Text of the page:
New law for private schemes
The problems of an ageing population are not confined to large countries, as Malta’s experience shows. Despite a buoyant economy and a well-established social security system, the government is preparing legislation to ease the introduction of private pension schemes, including provision for international retirement plans.
The latest available figures show GDP growing steadily. Indeed, the last quarter of last year saw growth of some 6.1%, with banking and manufacturing being the major contributors. However, inflation remains a problem.
The consequent pressure on government revenues has led to a privatisation programme, and ordinary revenue was boosted by Lm12m (e30.3 m) in share proceeds last year. Even so the gap between revenue and total expenditure amounted to Lm80.4m last year, an increase of 15.7% on the comparable shortfall of the previous year. Closer examination of the figures shows an underlying trend which is causing the government concern, and has resulted in the plans for pension reform. Although the proceeds from the privatisation sales are down year on year, revenue from taxes and social security contributions have both increased by more than 10%. Despite this the gap between income and expenditure has continued to grow, with the ageing population contributing to these increased costs.
Until December 1986, social security in Malta was administered through three separate laws: the Old Age Pensions Act 1948, the National Assistance Act 1956 and the National Insurance Act of 1956. One of the more significant amendments was the introduction of a minimum pension based on the national minimum wage. This is set at two thirds of the minimum wage for single people and four fifths of that figure for couples. In 1979 the Pensions Act provided for a contributory pension which provides a pension of two thirds of the average salary over the previous five years. A more comprehensive approach was adopted in January 1987 when these acts were consolidated into the Social Security Act.
Act XXV of 1994 brought about further improvements in existing benefits, as well as continuing the process of introducing new benefits in line with the new needs of Maltese society. The total annual expenditure of the social security ministry has now topped the Lm125.7 million figure, pensions contributing significantly to this figure.
With a population of some 380,000 the rump of pensioners is increasing steadily, and this in a country which so far has made no provision for private pension schemes. Although private health schemes are now commonplace, the cradle-to-grave service provided by the state remains something of a sacred cow in a state which has been independent for a relatively short period of time. Under the 1979 Act employers and employees both contribute 10% of salary to the central scheme. Contributions must be made for a minimum of 10 years during the work cycle, in order to qualify for a full pension. With limits for tax-free income set at Lm4,000 for a couple and Lm3,000 for an individual, most pensioners enjoy a tax-free pension.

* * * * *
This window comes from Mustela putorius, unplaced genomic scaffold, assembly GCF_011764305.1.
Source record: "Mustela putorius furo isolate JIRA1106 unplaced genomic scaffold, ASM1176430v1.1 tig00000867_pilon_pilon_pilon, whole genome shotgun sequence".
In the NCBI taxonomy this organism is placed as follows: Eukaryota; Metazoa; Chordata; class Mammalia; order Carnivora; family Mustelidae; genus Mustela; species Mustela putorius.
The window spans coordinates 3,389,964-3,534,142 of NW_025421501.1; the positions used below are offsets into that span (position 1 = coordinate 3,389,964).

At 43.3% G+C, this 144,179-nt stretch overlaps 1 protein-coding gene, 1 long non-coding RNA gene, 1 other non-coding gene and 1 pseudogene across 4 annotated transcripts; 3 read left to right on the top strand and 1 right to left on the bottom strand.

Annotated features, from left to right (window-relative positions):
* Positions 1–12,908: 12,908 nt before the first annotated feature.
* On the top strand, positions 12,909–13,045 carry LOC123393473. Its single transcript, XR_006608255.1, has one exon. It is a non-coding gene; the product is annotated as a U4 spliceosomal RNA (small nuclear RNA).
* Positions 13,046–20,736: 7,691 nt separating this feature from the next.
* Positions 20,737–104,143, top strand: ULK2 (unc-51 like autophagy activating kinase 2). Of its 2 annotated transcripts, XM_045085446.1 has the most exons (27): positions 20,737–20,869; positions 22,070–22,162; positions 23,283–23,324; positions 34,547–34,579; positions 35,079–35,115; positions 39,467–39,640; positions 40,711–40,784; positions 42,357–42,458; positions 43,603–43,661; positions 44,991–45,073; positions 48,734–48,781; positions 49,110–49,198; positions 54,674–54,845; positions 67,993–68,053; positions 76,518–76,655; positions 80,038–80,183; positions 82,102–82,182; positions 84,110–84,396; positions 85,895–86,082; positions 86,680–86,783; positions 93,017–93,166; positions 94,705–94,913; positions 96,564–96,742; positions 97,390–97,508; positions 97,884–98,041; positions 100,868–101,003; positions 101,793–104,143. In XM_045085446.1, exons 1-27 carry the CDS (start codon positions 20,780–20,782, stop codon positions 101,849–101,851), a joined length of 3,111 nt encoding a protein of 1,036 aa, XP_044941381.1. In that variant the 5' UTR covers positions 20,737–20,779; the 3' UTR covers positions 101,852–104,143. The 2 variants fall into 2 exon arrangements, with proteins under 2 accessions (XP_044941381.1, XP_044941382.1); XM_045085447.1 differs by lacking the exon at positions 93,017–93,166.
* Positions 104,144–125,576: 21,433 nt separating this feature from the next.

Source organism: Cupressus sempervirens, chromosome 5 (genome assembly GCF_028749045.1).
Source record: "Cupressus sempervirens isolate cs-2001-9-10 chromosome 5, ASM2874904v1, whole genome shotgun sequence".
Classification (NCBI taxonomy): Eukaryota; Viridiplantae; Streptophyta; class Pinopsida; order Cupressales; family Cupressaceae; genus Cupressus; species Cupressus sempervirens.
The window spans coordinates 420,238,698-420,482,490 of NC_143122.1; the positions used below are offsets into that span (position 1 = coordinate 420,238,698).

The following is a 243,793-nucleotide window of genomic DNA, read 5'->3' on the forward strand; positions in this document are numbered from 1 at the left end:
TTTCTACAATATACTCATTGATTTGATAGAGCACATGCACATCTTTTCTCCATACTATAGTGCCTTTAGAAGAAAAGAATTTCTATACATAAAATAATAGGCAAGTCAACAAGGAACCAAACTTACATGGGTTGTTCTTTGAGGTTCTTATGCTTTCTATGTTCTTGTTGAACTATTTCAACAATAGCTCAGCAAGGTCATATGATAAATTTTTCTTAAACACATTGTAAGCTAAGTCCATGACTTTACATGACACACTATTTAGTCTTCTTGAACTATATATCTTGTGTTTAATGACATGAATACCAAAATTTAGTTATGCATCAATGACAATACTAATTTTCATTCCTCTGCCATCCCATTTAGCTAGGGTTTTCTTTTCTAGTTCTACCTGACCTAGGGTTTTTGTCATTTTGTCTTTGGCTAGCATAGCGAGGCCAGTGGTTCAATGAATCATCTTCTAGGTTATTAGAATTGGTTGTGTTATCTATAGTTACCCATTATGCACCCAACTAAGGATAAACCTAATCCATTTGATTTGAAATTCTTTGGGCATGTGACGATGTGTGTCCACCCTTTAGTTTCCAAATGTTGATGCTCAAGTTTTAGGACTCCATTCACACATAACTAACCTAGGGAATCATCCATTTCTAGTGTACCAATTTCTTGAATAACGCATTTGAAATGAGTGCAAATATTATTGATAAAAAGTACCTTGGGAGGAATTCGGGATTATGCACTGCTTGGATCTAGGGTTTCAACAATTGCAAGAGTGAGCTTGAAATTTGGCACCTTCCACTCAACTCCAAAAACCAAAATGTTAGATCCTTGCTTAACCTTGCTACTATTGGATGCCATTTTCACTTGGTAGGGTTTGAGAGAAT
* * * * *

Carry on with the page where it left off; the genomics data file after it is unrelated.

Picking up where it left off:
Failure to make sufficient contributions results in qualification for a minimum pension, but this is means tested. Retirement age is set at 61, although early retirement can be taken at 60. The government is concerned that this will soon be unsustainable under the present pay-as-you-go system, and so reforms are likely. These are likely to be two-pronged, on the one hand providing incentives for later retirement, and on the other the encouragement of private pensions.
Mary Darmanin of the Malta Financial Services Commission says legislation is being drafted to allow the establishment of private pension funds. “There is no legislation in force currently, however a new draft act relating to international retirement funds is being drafted. It is anticipated that the new legislation will provide for both a defined benefit retirement arrangement and a defined contribution retirement arrangement,” she said. “It is understood that government is very keen on the introduction of this legislation due to the difficulties being envisaged regarding the sustainability of the current system. Due to these pressing concerns there will almost certainly be some form of fiscal incentives in the new legislation, as the idea of supplementing state provision is a completely new concept for the workforce in Malta.”
Darmanin says the government is well aware of the urgency of this matter and keen to present legislation before parliament later this year.